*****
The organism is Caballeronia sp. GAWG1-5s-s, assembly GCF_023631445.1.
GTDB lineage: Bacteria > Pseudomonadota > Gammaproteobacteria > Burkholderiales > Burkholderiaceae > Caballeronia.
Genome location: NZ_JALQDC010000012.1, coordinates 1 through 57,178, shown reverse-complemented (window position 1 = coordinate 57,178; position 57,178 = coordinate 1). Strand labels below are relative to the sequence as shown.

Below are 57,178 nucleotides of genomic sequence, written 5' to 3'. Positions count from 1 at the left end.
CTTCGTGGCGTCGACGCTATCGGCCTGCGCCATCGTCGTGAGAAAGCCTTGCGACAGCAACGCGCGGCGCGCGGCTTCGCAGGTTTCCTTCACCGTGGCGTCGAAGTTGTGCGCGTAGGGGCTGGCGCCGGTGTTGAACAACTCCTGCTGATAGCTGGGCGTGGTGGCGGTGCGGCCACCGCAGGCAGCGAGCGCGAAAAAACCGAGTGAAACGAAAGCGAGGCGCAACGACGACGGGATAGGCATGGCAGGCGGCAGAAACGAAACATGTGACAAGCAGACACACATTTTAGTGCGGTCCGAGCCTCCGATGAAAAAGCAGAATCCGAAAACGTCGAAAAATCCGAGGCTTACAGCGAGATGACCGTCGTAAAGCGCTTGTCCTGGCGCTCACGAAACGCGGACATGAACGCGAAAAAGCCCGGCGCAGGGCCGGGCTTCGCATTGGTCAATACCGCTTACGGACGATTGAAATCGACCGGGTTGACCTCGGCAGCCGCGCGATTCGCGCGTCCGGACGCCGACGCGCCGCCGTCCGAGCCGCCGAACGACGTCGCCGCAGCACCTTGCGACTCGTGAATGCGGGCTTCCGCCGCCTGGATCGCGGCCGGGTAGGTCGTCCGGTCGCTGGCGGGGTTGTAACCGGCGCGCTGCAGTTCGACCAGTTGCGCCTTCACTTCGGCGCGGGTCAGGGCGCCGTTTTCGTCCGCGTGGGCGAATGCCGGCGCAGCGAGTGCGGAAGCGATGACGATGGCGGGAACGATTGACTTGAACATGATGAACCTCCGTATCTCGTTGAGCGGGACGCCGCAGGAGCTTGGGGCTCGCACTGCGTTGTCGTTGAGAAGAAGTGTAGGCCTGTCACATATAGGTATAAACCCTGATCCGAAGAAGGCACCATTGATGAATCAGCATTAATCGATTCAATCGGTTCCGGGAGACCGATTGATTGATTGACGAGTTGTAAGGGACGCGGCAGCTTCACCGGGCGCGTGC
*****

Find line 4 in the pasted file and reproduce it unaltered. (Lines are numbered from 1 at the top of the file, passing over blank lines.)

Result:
Below are 57,178 nucleotides of genomic sequence, written 5' to 3'. Positions count from 1 at the left end.